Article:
By Wendy Wohlfeill
Officials at a far West Side organization fear if client demand continues to rise, more and more recently released prisoners will be left fending for themselves.
Roger Ehmen, director of Westside Health Authority’s Prisoner Re-Entry Center, said a recent jump in numbers shows the dire need for the program in Austin.
Ehmen said the center saw an increase of 104 percent more clients over the last two years. In 2008, the office helped just over 5,000 clients, while last year the program assisted close to 11,000.
The biggest concern now is that the numbers will continue to rise, and many more ex-offenders in need will be left without services.
“The problem is we don’t have the capacity to see more. There isn’t enough staff or room in our facility,” Ehmen said. The current facility is a one-story, seven office space that makes use of cubicles in its open areas.
Ehmen said the center never turns clients away, with an average of 28 new clients coming in the door each day and 600 each month.
“And here’s the problem: the waiting list for even 28 new clients a day can take up to two or three weeks. People who don’t want to wait either give up or go somewhere else. And they may not get the attention they need,” Ehmen said.
Nine full-time employees — including job placement coaches, case workers and aides — work at the center.
The Westside Health Authority’s Prisoner Re-Entry Center has been operating in the Austin neighborhood for nearly 10 years. Austin has one of the highest number of ex-offenders in the state of Illinois, said Ehmen, and according to the Westside Health Authority, there are over 300 individuals returning to Austin from prison each month.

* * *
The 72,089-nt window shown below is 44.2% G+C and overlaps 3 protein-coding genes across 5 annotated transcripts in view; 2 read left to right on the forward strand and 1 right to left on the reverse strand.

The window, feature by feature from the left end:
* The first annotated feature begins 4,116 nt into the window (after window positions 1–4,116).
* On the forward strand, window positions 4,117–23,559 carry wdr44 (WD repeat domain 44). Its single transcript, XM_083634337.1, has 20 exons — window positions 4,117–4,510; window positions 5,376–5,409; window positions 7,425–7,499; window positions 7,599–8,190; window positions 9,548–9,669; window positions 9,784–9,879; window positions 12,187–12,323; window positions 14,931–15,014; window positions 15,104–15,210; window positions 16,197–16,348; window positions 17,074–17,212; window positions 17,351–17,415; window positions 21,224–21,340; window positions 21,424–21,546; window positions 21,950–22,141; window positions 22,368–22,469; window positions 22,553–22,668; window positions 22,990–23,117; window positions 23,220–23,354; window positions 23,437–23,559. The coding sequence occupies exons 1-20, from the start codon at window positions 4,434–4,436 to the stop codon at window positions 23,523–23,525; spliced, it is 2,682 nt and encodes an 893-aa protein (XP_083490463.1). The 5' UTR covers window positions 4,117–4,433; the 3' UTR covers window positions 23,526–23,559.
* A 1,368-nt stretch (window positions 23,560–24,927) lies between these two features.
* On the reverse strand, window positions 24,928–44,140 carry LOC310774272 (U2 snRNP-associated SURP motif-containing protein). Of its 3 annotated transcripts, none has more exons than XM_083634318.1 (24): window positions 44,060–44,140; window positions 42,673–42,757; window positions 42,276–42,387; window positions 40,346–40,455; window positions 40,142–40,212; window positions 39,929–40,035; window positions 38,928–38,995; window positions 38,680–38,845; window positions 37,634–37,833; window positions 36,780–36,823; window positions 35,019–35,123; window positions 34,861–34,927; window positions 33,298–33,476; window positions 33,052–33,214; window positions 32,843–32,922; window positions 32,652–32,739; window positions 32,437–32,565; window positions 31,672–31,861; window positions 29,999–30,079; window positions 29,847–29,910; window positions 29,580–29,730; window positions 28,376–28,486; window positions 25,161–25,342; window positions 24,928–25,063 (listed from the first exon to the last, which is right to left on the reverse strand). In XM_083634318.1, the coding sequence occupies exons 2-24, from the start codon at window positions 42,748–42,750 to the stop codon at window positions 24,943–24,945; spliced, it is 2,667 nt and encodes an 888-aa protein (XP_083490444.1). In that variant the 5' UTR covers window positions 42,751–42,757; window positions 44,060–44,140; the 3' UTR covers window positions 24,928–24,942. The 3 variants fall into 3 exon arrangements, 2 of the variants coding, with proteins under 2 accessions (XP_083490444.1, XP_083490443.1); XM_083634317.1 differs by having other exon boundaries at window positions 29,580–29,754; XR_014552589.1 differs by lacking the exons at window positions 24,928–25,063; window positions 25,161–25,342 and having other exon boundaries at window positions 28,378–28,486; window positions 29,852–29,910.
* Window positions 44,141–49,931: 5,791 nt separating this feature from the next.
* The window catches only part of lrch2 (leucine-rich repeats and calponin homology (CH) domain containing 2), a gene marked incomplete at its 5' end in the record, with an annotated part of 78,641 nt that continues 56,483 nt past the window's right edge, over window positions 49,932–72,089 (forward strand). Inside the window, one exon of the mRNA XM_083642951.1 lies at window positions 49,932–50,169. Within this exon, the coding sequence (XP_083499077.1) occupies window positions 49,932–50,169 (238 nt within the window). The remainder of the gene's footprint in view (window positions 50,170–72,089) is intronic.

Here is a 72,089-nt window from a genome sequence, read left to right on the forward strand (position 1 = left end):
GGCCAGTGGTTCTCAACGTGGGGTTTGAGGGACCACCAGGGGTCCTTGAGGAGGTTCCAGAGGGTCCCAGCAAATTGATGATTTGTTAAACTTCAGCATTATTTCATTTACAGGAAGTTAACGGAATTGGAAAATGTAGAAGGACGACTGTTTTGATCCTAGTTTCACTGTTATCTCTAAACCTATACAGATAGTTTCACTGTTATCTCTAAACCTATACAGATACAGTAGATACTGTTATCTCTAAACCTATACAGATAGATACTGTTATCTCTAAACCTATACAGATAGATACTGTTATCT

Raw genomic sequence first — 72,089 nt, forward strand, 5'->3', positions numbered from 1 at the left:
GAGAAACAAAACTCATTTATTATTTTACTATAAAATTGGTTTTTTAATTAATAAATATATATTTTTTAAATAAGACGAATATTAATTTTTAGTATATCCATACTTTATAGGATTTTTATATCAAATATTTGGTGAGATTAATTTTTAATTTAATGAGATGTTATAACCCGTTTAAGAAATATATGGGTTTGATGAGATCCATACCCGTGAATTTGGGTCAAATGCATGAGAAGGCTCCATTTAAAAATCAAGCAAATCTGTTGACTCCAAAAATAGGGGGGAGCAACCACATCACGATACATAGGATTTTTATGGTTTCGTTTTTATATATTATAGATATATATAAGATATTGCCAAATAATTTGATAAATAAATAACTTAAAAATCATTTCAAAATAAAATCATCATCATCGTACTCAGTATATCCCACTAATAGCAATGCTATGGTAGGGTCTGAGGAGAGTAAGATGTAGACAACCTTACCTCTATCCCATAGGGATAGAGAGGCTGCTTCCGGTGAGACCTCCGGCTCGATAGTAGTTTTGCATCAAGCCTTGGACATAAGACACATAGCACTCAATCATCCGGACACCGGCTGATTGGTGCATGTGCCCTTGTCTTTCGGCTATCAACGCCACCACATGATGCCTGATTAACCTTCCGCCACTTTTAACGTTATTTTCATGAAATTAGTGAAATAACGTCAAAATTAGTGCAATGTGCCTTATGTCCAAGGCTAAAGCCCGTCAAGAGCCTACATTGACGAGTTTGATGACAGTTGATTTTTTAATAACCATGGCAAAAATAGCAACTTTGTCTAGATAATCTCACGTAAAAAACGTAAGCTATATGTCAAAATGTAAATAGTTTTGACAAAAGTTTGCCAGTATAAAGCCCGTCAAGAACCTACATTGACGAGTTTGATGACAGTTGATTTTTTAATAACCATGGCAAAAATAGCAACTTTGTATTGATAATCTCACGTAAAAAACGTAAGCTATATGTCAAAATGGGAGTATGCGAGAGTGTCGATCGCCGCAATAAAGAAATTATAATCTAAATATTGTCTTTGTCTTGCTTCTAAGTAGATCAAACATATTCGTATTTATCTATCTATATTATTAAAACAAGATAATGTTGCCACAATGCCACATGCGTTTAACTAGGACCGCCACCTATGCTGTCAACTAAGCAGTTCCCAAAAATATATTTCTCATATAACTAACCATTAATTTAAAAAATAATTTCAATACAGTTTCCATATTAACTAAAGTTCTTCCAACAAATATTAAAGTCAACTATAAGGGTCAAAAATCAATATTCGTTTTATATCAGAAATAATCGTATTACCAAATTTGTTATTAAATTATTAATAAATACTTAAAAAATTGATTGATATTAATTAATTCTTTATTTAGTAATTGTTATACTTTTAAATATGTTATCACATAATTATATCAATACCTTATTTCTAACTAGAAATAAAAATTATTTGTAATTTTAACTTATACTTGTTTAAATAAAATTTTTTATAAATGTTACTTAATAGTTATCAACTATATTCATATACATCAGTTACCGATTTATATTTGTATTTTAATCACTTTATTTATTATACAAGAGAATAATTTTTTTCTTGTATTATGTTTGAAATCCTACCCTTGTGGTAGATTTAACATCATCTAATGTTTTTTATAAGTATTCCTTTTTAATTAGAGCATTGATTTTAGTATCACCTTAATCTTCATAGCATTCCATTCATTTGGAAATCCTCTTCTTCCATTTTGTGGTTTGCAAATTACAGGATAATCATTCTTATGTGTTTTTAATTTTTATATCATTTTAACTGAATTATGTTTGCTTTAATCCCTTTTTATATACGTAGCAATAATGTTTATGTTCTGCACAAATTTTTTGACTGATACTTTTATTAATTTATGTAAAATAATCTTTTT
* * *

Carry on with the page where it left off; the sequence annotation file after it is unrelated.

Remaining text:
The program, funded by the city, is faith-based and offers assistance in re-entry, such as: job placement, training, mentorship, GED and ACT classes, and counseling. The program is 100 percent free to clients and also includes assistance with food, clothing and shelter.
Ald. Emma Mitts (37th) said programs like the one at the center are crucial in areas such as Austin.
“In our kind of community, we have to meet the needs of these people because they represent us. We can’t run from it,” Mitts said. “We must work hard to ensure that adequate resources are available in the returning communities to assist those most at risk for recidivism.”
Micheal Tidmore, who works with new clients at the Teamwork Englewood Community Re-Entry Resource Center, said its program has also seen a rise in new clients.
Tidmore was unable to give specific numbers but said the last few months have shown a substantial increase in released prisoners needing assistance.
Ehmen said he believes the rise in numbers can be attributed to multiple causes, including an increase in released prisoners due to state budget cuts, along with people being more aware of the services offered to ex-offenders.
“In some ways, we are a product of our own success,” Ehmen said.
He also said the center has proven successful because of its faith-based nature, where the center couples traditional training with spiritual learning.
“Most of the ones who really make it, who have been very successful, have also taken on the spiritual side of this,” Ehmen said.
The Westside Health Authority has secured land with hopes of building a larger, more comprehensive prisoner re-entry center once funding is secured, said Ehmen, “but that doesn’t help us in the short term.”
Ehmen said the center has no plans for when they will break ground on the project.